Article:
We have all seen the protests in Peñuelas and Fortaleza by a group of activists intent on stopping the deposit of coal ash in a landfill and the Courts’ rejection of challenges to the legality of said deposit, including the latest denial by the Appellate Court of a reconsideration on its ruling reversing an injunction prohibiting this activity. We have also seen populist politicians respond to those protestors by reviving Senate Bill 340 to prohibit said deposit. Given all this turmoil I would like to discuss the legal and economic ramifications of these acts.
Puerto Rico’s environmental policy is entrusted to the Puerto Rico Environmental Quality Board by the Legislature to put into effect said policy. This commonsense approach, however, has been put in jeopardy by some municipalities intent on putting in effect policies the EQB has rejected.
AES buys coal in Columbia and burns it to generate approximately 16% of the electricity sold in PR. The burning of this coal produces two types of ashes: bottom ash and fly ash. These types of ash are collectively referred to as coal combustion residuals. AES produces approximately between 200,000 to 250,000 tons a year of this ash, also called coal ash.
The Environmental Protection Agency (EPA), the federal agency entrusted by Congress to regulate these substances, considers this ash a “non-hazardous solid waste.” The Federal EPA has delegated the issuance of permits for the disposal of said non-hazardous solid waste to the Puerto Rico Environmental Quality Board (EQB), which is in accordance to the island’s environmental public policy. Several companies in PR have permits issued by the EQB based on the regulations approved by the EPA. In other words, the local EQB, as the agent of the EPA, puts in effect federal environmental policy and Puerto Rico’s public policy as to environment.
Peñuelas and Humacao, however, have opted to illegally bypass federal and Puerto Rico law and enacted ordinances that directly conflict with them. The municipalities have also sued several companies that use this ash in landfills as part of their permits. In one case, the Court of First Instance issued the injunction against the deposit of ash in landfills but the PR Appellate Court determined that the ordinance of the Municipality of Peñuelas had been issued in violation of due process and was invalid. Another Court of First Instance this time in Ponce determined that the ordinance was invalid since it was contrary to PR law and public policy. At the same time, another Court of First Instance issued an injunction from the deposit of the ash reasoning that the issue was before the PR Supreme Court, although plaintiff had not asked for it but rather an injunction to obstruction to the deposit of ash. Fortunately, the Appellate Court reversed this decision this November. Also, the ordinance issued by the Municipality of Humacao is being challenged in the Court of First Instance.
As stated before, the controversy in one of these cases is before the PR Supreme Court but it has yet to issue a certiorari. Strangely enough, although these companies have all their EQB permits; neither the agency nor the PR Government has filed amicus curiae with the Supreme Court. The reason? Both Peñuelas and Humacao are headed by powerful PPD mayors and consistent with the García Padilla’s administration’s practice of preferring politics to sound governmental policy. If you are a PPD mayor, Governor García Padilla will look the other way if you do anything wrong, irrespective of the damage to PR. Moreover, there are at least 20 PPD municipalities with landfills that are documented as polluting groundwater, soil and air but have faced no action by AGP’s EQB and the press has all but ignored their protest but thoroughly covered the Peñuelas protests. Nor is there a mention by the Governor or the press that ECL and PVL are documented as compliant with regulations and non-polluting on the community in Peñuelas.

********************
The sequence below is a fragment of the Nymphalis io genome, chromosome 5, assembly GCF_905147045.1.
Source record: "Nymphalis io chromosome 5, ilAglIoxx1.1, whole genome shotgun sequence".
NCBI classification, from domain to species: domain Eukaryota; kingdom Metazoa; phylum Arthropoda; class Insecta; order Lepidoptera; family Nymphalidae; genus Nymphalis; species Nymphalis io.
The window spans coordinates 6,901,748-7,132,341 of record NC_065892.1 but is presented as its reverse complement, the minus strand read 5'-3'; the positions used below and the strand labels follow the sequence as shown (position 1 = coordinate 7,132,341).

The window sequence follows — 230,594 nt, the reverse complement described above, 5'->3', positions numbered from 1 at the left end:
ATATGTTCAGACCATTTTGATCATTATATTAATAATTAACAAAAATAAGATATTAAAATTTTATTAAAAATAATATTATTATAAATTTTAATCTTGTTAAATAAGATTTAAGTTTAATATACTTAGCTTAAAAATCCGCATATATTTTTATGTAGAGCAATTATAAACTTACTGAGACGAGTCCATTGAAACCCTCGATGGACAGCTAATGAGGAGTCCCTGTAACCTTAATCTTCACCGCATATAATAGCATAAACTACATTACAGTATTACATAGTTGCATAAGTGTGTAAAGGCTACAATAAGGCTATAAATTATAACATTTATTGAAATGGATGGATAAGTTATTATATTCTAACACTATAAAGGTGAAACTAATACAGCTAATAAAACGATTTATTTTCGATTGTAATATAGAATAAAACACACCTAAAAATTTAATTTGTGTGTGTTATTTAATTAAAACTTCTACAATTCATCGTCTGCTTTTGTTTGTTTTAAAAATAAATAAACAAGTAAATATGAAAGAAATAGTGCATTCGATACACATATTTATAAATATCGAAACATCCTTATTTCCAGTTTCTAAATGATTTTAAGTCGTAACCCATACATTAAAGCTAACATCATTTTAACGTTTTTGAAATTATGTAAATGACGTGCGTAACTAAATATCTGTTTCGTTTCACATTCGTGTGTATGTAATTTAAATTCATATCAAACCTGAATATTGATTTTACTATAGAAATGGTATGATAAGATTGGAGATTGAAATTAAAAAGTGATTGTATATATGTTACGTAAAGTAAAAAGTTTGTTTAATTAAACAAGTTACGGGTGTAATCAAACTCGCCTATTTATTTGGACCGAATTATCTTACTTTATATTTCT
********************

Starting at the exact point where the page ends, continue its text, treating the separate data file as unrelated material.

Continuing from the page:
This situation has profound implications for PR’s economic development. PR’s environmental public policy is put into effect by the EQB, who has issued permits pursuant to federal regulations to these companies. These municipal laws are not only preempted by federal law, but are illegal since they are in conflict with the clear PR public policy evidenced by the permits issued by the EQB. If the Supreme Court were to allow municipalities to stop the application of federal and Commonwealth policy in their demarcations will not only further delay any economic growth we may experience but will also mean the balkanization of environmental policy of the island. The mayors of Peñuelas and Humacao are shamelessly spending public money to favor some of their PPD cronies in these cases. If the Supreme Court permits this, what will prevent from other municipalities from favoring their “friends” by blocking companies with proper permits from operating in their demarcations? It is now up to the Supreme Court to stop this nefarious practice.
Finally, populist senators are pressuring the Governor to include Senate Bill 340 in the Extraordinary session. Even if unsuccessful, it has come to my attention, that PNP senators such as Larry Seilhamer are contemplating support for the bill. The EPA and EQB regulations on coal ash come after hundreds of hours of scientific study and commentary. Politicians cannot be swayed by protestors alone. PNP leaders will have to decide whether to support the rule of law and US environmental protection regulations and EQB statements that the ash is non-hazardous or join the independentistas to garner a few votes at the cost of the rule of law and economic growth of the island.